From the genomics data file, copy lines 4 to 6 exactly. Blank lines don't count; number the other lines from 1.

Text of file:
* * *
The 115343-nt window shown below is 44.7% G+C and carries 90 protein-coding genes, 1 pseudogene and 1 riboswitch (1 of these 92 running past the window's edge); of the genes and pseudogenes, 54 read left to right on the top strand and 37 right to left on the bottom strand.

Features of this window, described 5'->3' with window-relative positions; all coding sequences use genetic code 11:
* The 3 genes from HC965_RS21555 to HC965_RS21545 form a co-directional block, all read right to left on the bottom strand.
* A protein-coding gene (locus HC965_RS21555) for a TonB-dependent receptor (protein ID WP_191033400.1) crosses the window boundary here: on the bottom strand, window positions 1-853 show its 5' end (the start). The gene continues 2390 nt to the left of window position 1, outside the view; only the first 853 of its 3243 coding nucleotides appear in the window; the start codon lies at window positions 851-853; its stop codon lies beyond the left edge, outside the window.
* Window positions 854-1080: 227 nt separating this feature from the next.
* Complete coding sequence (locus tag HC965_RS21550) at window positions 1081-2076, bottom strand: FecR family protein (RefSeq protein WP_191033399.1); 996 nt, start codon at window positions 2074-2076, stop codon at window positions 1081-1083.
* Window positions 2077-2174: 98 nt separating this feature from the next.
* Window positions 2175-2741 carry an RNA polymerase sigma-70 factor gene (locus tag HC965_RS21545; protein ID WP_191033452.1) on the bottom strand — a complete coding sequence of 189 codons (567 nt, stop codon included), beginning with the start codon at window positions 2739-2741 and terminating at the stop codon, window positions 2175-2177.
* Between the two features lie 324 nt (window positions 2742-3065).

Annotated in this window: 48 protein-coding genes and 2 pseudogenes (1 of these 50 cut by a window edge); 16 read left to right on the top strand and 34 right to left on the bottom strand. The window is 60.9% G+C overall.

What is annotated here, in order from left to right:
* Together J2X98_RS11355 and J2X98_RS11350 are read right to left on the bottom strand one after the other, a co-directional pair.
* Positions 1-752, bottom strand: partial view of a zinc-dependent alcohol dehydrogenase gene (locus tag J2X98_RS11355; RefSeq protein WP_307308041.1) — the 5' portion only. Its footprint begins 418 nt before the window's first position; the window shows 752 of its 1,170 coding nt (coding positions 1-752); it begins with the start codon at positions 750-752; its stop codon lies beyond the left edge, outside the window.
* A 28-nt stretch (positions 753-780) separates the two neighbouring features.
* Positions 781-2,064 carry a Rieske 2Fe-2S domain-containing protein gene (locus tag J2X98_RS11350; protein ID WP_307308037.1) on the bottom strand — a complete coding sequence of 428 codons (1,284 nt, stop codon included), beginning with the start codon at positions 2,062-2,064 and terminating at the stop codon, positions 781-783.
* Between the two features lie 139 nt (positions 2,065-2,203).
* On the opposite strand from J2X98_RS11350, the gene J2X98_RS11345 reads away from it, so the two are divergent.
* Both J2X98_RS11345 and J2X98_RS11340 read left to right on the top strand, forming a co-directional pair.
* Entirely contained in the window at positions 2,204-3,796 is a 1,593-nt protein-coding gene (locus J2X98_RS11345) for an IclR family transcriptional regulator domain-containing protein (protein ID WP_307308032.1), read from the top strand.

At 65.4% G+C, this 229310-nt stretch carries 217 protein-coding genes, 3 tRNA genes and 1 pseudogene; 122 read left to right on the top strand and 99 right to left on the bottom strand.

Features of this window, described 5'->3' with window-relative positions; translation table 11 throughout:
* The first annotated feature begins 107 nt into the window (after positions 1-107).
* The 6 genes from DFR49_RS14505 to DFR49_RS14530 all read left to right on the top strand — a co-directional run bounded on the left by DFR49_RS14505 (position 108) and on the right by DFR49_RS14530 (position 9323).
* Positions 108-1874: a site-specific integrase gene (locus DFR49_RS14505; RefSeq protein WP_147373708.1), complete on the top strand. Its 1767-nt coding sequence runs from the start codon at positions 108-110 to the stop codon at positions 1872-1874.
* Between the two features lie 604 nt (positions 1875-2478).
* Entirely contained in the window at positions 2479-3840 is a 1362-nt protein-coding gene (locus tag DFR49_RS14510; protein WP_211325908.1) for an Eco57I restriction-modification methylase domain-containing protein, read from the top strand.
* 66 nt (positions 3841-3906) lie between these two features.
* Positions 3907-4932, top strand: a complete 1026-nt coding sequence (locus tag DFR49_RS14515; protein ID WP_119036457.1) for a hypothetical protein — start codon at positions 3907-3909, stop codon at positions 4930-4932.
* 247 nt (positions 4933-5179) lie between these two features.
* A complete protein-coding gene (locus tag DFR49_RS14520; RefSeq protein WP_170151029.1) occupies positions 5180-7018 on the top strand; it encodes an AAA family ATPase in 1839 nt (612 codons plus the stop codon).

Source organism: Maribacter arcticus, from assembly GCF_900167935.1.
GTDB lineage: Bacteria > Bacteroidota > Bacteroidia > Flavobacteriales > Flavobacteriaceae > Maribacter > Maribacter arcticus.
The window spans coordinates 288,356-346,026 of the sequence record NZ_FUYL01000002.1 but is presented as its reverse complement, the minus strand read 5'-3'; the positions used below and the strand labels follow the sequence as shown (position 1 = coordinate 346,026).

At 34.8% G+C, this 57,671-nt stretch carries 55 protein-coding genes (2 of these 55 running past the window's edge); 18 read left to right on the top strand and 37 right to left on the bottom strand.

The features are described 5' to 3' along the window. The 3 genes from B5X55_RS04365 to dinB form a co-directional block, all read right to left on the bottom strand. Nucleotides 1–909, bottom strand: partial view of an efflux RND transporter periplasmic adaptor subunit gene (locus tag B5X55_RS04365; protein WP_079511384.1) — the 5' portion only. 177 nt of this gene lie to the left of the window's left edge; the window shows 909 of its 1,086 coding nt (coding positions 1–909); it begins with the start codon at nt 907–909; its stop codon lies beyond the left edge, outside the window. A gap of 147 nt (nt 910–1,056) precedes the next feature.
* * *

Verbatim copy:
* A protein-coding gene (locus HC965_RS21555) for a TonB-dependent receptor (protein ID WP_191033400.1) crosses the window boundary here: on the bottom strand, window positions 1-853 show its 5' end (the start). The gene continues 2390 nt to the left of window position 1, outside the view; only the first 853 of its 3243 coding nucleotides appear in the window; the start codon lies at window positions 851-853; its stop codon lies beyond the left edge, outside the window.
* Window positions 854-1080: 227 nt separating this feature from the next.
* Complete coding sequence (locus tag HC965_RS21550) at window positions 1081-2076, bottom strand: FecR family protein (RefSeq protein WP_191033399.1); 996 nt, start codon at window positions 2074-2076, stop codon at window positions 1081-1083.